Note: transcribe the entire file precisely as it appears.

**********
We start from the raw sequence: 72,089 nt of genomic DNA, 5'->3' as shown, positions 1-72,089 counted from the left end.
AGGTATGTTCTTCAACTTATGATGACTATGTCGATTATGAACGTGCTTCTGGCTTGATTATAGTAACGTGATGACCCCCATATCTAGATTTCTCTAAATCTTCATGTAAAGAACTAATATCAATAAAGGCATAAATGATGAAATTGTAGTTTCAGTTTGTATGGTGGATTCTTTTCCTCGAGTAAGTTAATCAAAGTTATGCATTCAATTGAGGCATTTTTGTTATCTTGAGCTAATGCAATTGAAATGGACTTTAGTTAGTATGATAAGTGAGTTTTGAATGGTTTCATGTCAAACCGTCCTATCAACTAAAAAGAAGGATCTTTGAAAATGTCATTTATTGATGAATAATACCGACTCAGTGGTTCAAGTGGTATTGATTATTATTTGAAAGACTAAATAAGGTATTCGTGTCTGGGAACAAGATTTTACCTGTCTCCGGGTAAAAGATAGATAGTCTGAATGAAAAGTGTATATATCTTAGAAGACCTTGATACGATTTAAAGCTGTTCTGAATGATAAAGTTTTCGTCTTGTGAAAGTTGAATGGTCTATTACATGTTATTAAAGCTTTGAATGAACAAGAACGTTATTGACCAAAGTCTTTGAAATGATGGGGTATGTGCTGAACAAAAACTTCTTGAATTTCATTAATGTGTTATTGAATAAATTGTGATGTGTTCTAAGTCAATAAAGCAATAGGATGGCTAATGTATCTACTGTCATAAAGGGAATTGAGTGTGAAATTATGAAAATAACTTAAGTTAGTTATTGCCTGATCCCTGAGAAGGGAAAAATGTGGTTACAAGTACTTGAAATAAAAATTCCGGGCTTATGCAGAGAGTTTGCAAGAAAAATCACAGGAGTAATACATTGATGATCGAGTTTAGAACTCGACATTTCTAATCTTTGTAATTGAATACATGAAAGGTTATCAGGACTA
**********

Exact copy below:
We start from the raw sequence: 72,089 nt of genomic DNA, 5'->3' as shown, positions 1-72,089 counted from the left end.
AGGTATGTTCTTCAACTTATGATGACTATGTCGATTATGAACGTGCTTCTGGCTTGATTATAGTAACGTGATGACCCCCATATCTAGATTTCTCTAAATCTTCATGTAAAGAACTAATATCAATAAAGGCATAAATGATGAAATTGTAGTTTCAGTTTGTATGGTGGATTCTTTTCCTCGAGTAAGTTAATCAAAGTTATGCATTCAATTGAGGCATTTTTGTTATCTTGAGCTAATGCAATTGAAATGGACTTTAGTTAGTATGATAAGTGAGTTTTGAATGGTTTCATGTCAAACCGTCCTATCAACTAAAAAGAAGGATCTTTGAAAATGTCATTTATTGATGAATAATACCGACTCAGTGGTTCAAGTGGTATTGATTATTATTTGAAAGACTAAATAAGGTATTCGTGTCTGGGAACAAGATTTTACCTGTCTCCGGGTAAAAGATAGATAGTCTGAATGAAAAGTGTATATATCTTAGAAGACCTTGATACGATTTAAAGCTGTTCTGAATGATAAAGTTTTCGTCTTGTGAAAGTTGAATGGTCTATTACATGTTATTAAAGCTTTGAATGAACAAGAACGTTATTGACCAAAGTCTTTGAAATGATGGGGTATGTGCTGAACAAAAACTTCTTGAATTTCATTAATGTGTTATTGAATAAATTGTGATGTGTTCTAAGTCAATAAAGCAATAGGATGGCTAATGTATCTACTGTCATAAAGGGAATTGAGTGTGAAATTATGAAAATAACTTAAGTTAGTTATTGCCTGATCCCTGAGAAGGGAAAAATGTGGTTACAAGTACTTGAAATAAAAATTCCGGGCTTATGCAGAGAGTTTGCAAGAAAAATCACAGGAGTAATACATTGATGATCGAGTTTAGAACTCGACATTTCTAATCTTTGTAATTGAATACATGAAAGGTTATCAGGACTA